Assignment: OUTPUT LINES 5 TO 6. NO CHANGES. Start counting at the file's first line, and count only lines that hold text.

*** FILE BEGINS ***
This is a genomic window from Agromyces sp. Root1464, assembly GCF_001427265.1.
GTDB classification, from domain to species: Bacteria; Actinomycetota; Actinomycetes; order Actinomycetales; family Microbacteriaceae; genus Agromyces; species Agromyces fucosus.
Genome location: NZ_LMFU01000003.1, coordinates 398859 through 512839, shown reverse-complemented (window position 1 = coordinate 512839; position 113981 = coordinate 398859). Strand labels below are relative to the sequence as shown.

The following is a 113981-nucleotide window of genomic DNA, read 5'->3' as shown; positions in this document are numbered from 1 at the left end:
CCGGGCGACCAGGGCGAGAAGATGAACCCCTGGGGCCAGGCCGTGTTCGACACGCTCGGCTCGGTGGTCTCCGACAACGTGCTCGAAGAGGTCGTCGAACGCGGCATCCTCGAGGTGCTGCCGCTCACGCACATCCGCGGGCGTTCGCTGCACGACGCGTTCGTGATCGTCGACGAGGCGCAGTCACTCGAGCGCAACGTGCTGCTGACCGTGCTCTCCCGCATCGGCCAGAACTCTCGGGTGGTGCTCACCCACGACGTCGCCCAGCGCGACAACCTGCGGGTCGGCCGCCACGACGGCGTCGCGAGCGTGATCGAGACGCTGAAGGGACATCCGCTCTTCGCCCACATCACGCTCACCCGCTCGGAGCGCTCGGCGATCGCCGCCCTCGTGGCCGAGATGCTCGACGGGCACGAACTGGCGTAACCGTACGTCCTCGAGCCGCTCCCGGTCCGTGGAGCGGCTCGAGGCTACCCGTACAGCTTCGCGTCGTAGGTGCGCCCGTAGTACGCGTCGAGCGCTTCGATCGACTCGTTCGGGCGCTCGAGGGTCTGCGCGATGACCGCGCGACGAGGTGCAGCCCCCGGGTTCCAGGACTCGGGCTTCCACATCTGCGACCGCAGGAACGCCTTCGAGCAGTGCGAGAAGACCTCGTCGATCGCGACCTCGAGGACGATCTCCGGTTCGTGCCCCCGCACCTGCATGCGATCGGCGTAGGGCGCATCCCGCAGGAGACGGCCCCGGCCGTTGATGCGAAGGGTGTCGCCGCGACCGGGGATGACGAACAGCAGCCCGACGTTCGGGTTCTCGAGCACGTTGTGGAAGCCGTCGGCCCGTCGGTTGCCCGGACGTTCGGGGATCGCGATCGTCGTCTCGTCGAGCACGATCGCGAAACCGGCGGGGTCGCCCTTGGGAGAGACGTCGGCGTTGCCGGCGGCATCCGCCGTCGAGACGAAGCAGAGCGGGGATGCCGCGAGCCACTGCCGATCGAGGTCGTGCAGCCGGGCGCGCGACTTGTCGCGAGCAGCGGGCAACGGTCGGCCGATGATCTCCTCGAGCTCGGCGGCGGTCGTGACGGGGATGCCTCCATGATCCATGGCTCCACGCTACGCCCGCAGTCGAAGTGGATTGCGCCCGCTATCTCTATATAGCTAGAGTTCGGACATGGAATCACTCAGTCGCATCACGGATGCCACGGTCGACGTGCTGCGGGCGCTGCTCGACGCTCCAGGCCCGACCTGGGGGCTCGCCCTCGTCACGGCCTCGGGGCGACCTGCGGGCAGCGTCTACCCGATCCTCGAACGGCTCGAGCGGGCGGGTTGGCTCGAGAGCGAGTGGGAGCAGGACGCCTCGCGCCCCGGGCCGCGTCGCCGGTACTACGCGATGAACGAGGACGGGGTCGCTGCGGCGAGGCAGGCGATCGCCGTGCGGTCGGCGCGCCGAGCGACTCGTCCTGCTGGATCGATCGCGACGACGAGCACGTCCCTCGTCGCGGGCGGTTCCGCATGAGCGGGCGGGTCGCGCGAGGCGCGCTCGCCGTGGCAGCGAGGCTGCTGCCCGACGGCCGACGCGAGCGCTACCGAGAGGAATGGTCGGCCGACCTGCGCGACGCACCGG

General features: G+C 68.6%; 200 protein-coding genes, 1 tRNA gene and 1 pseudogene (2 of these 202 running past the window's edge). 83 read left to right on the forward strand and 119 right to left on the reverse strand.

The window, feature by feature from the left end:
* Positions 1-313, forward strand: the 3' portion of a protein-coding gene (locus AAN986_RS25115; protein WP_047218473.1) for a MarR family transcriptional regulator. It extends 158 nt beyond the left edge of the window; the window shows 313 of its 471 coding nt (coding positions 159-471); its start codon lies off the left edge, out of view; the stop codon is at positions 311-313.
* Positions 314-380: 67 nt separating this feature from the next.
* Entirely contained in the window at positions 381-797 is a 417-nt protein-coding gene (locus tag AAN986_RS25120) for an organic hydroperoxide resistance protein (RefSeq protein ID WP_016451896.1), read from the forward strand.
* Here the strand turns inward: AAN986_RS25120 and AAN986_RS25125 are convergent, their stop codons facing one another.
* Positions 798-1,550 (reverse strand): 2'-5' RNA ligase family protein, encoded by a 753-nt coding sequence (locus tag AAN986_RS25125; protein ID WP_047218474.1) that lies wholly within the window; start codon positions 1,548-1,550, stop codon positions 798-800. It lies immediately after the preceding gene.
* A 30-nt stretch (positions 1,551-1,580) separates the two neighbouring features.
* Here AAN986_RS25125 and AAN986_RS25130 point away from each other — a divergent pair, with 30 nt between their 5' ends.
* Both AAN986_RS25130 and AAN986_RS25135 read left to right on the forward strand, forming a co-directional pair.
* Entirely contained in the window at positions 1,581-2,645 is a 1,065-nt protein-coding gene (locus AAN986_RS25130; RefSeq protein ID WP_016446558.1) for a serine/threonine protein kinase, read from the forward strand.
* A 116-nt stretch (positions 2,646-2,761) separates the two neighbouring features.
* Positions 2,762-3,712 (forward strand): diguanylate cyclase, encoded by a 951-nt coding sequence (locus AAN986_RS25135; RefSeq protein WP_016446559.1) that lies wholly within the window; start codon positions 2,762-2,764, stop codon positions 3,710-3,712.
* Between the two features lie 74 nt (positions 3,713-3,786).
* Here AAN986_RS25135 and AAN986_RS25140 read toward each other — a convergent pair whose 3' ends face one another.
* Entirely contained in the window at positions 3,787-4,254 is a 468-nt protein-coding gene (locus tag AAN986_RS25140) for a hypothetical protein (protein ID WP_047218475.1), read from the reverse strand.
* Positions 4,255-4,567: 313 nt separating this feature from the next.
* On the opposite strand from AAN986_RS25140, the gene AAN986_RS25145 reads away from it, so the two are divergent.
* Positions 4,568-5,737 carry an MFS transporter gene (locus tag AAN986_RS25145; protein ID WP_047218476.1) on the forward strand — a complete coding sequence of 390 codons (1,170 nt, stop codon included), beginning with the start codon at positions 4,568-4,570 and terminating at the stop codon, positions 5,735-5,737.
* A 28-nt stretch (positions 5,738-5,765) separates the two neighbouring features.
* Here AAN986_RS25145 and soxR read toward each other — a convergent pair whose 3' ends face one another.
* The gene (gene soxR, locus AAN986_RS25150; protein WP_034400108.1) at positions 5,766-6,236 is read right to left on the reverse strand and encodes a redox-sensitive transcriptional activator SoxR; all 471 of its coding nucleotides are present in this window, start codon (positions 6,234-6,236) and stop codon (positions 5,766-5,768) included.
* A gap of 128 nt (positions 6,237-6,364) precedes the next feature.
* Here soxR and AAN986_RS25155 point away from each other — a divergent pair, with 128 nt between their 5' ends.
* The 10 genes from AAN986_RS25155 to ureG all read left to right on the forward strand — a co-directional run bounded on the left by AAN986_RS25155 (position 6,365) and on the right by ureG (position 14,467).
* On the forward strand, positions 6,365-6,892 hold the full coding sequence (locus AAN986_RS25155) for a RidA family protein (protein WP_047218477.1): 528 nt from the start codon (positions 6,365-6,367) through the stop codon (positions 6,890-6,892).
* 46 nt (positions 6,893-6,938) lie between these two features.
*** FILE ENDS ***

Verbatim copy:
CCGGGCGACCAGGGCGAGAAGATGAACCCCTGGGGCCAGGCCGTGTTCGACACGCTCGGCTCGGTGGTCTCCGACAACGTGCTCGAAGAGGTCGTCGAACGCGGCATCCTCGAGGTGCTGCCGCTCACGCACATCCGCGGGCGTTCGCTGCACGACGCGTTCGTGATCGTCGACGAGGCGCAGTCACTCGAGCGCAACGTGCTGCTGACCGTGCTCTCCCGCATCGGCCAGAACTCTCGGGTGGTGCTCACCCACGACGTCGCCCAGCGCGACAACCTGCGGGTCGGCCGCCACGACGGCGTCGCGAGCGTGATCGAGACGCTGAAGGGACATCCGCTCTTCGCCCACATCACGCTCACCCGCTCGGAGCGCTCGGCGATCGCCGCCCTCGTGGCCGAGATGCTCGACGGGCACGAACTGGCGTAACCGTACGTCCTCGAGCCGCTCCCGGTCCGTGGAGCGGCTCGAGGCTACCCGTACAGCTTCGCGTCGTAGGTGCGCCCGTAGTACGCGTCGAGCGCTTCGATCGACTCGTTCGGGCGCTCGAGGGTCTGCGCGATGACCGCGCGACGAGGTGCAGCCCCCGGGTTCCAGGACTCGGGCTTCCACATCTGCGACCGCAGGAACGCCTTCGAGCAGTGCGAGAAGACCTCGTCGATCGCGACCTCGAGGACGATCTCCGGTTCGTGCCCCCGCACCTGCATGCGATCGGCGTAGGGCGCATCCCGCAGGAGACGGCCCCGGCCGTTGATGCGAAGGGTGTCGCCGCGACCGGGGATGACGAACAGCAGCCCGACGTTCGGGTTCTCGAGCACGTTGTGGAAGCCGTCGGCCCGTCGGTTGCCCGGACGTTCGGGGATCGCGATCGTCGTCTCGTCGAGCACGATCGCGAAACCGGCGGGGTCGCCCTTGGGAGAGACGTCGGCGTTGCCGGCGGCATCCGCCGTCGAGACGAAGCAGAGCGGGGATGCCGCGAGCCACTGCCGATCGAGGTCGTGCAGCCGGGCGCGCGACTTGTCGCGAGCAGCGGGCAACGGTCGGCCGATGATCTCCTCGAGCTCGGCGGCGGTCGTGACGGGGATGCCTCCATGATCCATGGCTCCACGCTACGCCCGCAGTCGAAGTGGATTGCGCCCGCTATCTCTATATAGCTAGAGTTCGGACATGGAATCACTCAGTCGCATCACGGATGCCACGGTCGACGTGCTGCGGGCGCTGCTCGACGCTCCAGGCCCGACCTGGGGGCTCGCCCTCGTCACGGCCTCGGGGCGACCTGCGGGCAGCGTCTACCCGATCCTCGAACGGCTCGAGCGGGCGGGTTGGCTCGAGAGCGAGTGGGAGCAGGACGCCTCGCGCCCCGGGCCGCGTCGCCGGTACTACGCGATGAACGAGGACGGGGTCGCTGCGGCGAGGCAGGCGATCGCCGTGCGGTCGGCGCGCCGAGCGACTCGTCCTGCTGGATCGATCGCGACGACGAGCACGTCCCTCGTCGCGGGCGGTTCCGCATGAGCGGGCGGGTCGCGCGAGGCGCGCTCGCCGTGGCAGCGAGGCTGCTGCCCGACGGCCGACGCGAGCGCTACCGAGAGGAATGGTCGGCCGACCTGCGCGACGCACCGG

General features: G+C 68.6%; 200 protein-coding genes, 1 tRNA gene and 1 pseudogene (2 of these 202 running past the window's edge). 83 read left to right on the forward strand and 119 right to left on the reverse strand.